Both have credence, and legitimately incite curiosity, but what if Tyson was jettisoned on a fateful trajectory that would inevitably span the heights of gratified success but also the depths of utter despair?
A troubled childhood spent in crime-ridden neighborhoods of Brooklyn, New York. The experience of losing a single parent at the age of ten. Time in youth detention centres.
Events that undoubtedly mold a person’s character and outlook on life. Tyson was frustrated, angry, unfulfilled. All traits that propelled him into the centre of the ring at the first bell, hunched under a plume of angst and unmatched aggression.
One mission consumed Mike.
To become the youngest undisputed Heavyweight Champion of the World. Accomplishment of such left him without direction or guidance. The tangible aspiration that drove his desire vanished the night he obliterated Michael Spinks.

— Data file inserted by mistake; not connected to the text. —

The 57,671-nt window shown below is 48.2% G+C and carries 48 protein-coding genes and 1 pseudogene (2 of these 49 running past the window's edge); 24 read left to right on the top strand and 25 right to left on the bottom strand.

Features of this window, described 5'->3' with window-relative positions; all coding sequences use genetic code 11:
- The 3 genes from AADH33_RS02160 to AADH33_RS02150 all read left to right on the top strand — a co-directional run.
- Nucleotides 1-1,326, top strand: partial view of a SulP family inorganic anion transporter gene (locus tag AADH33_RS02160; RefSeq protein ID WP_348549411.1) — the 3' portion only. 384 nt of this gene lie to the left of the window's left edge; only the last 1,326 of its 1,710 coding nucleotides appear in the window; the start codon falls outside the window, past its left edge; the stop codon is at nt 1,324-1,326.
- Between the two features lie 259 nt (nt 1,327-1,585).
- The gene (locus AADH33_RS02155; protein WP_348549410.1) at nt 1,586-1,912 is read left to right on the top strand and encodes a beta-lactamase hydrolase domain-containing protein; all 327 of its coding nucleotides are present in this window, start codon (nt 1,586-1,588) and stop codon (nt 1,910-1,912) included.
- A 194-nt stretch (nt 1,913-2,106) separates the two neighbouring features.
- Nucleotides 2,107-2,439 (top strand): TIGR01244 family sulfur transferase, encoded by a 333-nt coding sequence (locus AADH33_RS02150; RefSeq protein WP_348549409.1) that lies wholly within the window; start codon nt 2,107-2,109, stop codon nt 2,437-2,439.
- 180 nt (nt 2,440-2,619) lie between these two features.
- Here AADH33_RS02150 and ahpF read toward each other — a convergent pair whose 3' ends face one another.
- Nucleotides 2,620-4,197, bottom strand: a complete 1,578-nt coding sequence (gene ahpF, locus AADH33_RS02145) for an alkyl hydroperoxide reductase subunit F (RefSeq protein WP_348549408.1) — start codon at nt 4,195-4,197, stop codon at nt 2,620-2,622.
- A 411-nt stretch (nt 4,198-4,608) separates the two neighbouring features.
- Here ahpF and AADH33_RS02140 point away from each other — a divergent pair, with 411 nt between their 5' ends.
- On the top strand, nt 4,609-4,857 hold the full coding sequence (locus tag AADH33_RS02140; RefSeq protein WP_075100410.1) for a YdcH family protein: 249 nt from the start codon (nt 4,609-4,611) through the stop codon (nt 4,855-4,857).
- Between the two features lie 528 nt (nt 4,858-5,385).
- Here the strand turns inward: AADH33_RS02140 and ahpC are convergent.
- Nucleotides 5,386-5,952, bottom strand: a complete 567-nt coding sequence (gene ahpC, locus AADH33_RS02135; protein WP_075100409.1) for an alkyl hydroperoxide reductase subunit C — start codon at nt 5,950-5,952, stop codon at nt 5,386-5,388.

A haze had descended upon Tyson’s vision and from the fog emerged a galvanised Buster Douglas.
Cus D’amato had crafted a technically proficient fighter purely with the sole objective to be the World Heavyweight Champion. It was to be a prize that half blessed, and half ruined Tyson’s life.
‘The youngest man to ever win the Heavyweight Championship, and also the youngest man to ever lose the Heavyweight Championship.’ Bert Sugar
The ‘Baddest Man on the Planet’ was a comic book hero—or villain, dependant upon your own perspective—plucked from Tyson’s destructive intimidating style by the media, in an attempt to garner maximum mainstream attention.